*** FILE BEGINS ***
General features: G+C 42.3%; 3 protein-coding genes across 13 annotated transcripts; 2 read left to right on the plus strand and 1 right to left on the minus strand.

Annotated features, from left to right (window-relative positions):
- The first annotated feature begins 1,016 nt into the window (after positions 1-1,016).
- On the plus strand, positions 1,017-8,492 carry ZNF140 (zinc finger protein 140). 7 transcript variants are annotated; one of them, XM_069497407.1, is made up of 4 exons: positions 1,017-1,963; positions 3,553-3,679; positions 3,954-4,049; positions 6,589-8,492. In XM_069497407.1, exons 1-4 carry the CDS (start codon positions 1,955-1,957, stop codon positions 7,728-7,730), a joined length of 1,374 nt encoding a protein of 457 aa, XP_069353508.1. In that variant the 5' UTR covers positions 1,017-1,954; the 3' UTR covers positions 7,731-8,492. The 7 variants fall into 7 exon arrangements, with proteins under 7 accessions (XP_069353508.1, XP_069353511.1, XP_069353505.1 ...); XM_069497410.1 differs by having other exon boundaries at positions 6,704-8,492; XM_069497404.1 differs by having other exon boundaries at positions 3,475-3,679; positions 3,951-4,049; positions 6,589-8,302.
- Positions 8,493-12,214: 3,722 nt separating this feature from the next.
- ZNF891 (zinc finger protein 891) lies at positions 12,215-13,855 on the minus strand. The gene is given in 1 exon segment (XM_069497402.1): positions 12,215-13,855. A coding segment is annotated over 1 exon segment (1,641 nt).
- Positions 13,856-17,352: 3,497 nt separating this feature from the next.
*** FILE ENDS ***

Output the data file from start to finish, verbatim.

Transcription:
General features: G+C 42.3%; 3 protein-coding genes across 13 annotated transcripts; 2 read left to right on the plus strand and 1 right to left on the minus strand.

Annotated features, from left to right (window-relative positions):
- The first annotated feature begins 1,016 nt into the window (after positions 1-1,016).
- On the plus strand, positions 1,017-8,492 carry ZNF140 (zinc finger protein 140). 7 transcript variants are annotated; one of them, XM_069497407.1, is made up of 4 exons: positions 1,017-1,963; positions 3,553-3,679; positions 3,954-4,049; positions 6,589-8,492. In XM_069497407.1, exons 1-4 carry the CDS (start codon positions 1,955-1,957, stop codon positions 7,728-7,730), a joined length of 1,374 nt encoding a protein of 457 aa, XP_069353508.1. In that variant the 5' UTR covers positions 1,017-1,954; the 3' UTR covers positions 7,731-8,492. The 7 variants fall into 7 exon arrangements, with proteins under 7 accessions (XP_069353508.1, XP_069353511.1, XP_069353505.1 ...); XM_069497410.1 differs by having other exon boundaries at positions 6,704-8,492; XM_069497404.1 differs by having other exon boundaries at positions 3,475-3,679; positions 3,951-4,049; positions 6,589-8,302.
- Positions 8,493-12,214: 3,722 nt separating this feature from the next.
- ZNF891 (zinc finger protein 891) lies at positions 12,215-13,855 on the minus strand. The gene is given in 1 exon segment (XM_069497402.1): positions 12,215-13,855. A coding segment is annotated over 1 exon segment (1,641 nt).
- Positions 13,856-17,352: 3,497 nt separating this feature from the next.